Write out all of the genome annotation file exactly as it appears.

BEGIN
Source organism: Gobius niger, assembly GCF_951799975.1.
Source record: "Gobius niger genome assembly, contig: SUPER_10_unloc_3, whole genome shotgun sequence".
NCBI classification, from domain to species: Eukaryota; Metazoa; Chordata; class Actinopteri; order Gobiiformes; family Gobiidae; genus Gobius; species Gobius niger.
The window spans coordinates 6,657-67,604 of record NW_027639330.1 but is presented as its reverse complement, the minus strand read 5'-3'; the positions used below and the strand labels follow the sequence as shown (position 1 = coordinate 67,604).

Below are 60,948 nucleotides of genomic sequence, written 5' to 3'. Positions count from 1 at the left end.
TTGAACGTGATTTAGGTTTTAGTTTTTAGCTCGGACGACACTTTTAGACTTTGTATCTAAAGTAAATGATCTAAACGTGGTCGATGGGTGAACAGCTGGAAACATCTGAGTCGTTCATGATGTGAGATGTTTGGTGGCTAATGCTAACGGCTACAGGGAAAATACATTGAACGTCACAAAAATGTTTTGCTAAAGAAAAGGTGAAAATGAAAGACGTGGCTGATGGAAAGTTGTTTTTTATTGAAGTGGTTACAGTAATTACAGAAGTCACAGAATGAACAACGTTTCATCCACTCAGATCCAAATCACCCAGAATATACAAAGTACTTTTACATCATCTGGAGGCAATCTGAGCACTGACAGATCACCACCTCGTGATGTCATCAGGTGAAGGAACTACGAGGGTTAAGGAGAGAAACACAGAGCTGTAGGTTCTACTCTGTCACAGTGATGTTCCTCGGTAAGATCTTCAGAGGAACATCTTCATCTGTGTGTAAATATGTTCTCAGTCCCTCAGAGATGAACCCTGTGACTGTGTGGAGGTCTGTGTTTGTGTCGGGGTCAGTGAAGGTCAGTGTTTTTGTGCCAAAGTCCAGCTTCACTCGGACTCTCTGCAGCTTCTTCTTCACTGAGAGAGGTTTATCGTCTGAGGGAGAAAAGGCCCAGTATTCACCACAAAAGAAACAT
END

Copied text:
Source organism: Gobius niger, assembly GCF_951799975.1.
Source record: "Gobius niger genome assembly, contig: SUPER_10_unloc_3, whole genome shotgun sequence".
NCBI classification, from domain to species: Eukaryota; Metazoa; Chordata; class Actinopteri; order Gobiiformes; family Gobiidae; genus Gobius; species Gobius niger.
The window spans coordinates 6,657-67,604 of record NW_027639330.1 but is presented as its reverse complement, the minus strand read 5'-3'; the positions used below and the strand labels follow the sequence as shown (position 1 = coordinate 67,604).

Below are 60,948 nucleotides of genomic sequence, written 5' to 3'. Positions count from 1 at the left end.
TTGAACGTGATTTAGGTTTTAGTTTTTAGCTCGGACGACACTTTTAGACTTTGTATCTAAAGTAAATGATCTAAACGTGGTCGATGGGTGAACAGCTGGAAACATCTGAGTCGTTCATGATGTGAGATGTTTGGTGGCTAATGCTAACGGCTACAGGGAAAATACATTGAACGTCACAAAAATGTTTTGCTAAAGAAAAGGTGAAAATGAAAGACGTGGCTGATGGAAAGTTGTTTTTTATTGAAGTGGTTACAGTAATTACAGAAGTCACAGAATGAACAACGTTTCATCCACTCAGATCCAAATCACCCAGAATATACAAAGTACTTTTACATCATCTGGAGGCAATCTGAGCACTGACAGATCACCACCTCGTGATGTCATCAGGTGAAGGAACTACGAGGGTTAAGGAGAGAAACACAGAGCTGTAGGTTCTACTCTGTCACAGTGATGTTCCTCGGTAAGATCTTCAGAGGAACATCTTCATCTGTGTGTAAATATGTTCTCAGTCCCTCAGAGATGAACCCTGTGACTGTGTGGAGGTCTGTGTTTGTGTCGGGGTCAGTGAAGGTCAGTGTTTTTGTGCCAAAGTCCAGCTTCACTCGGACTCTCTGCAGCTTCTTCTTCACTGAGAGAGGTTTATCGTCTGAGGGAGAAAAGGCCCAGTATTCACCACAAAAGAAACAT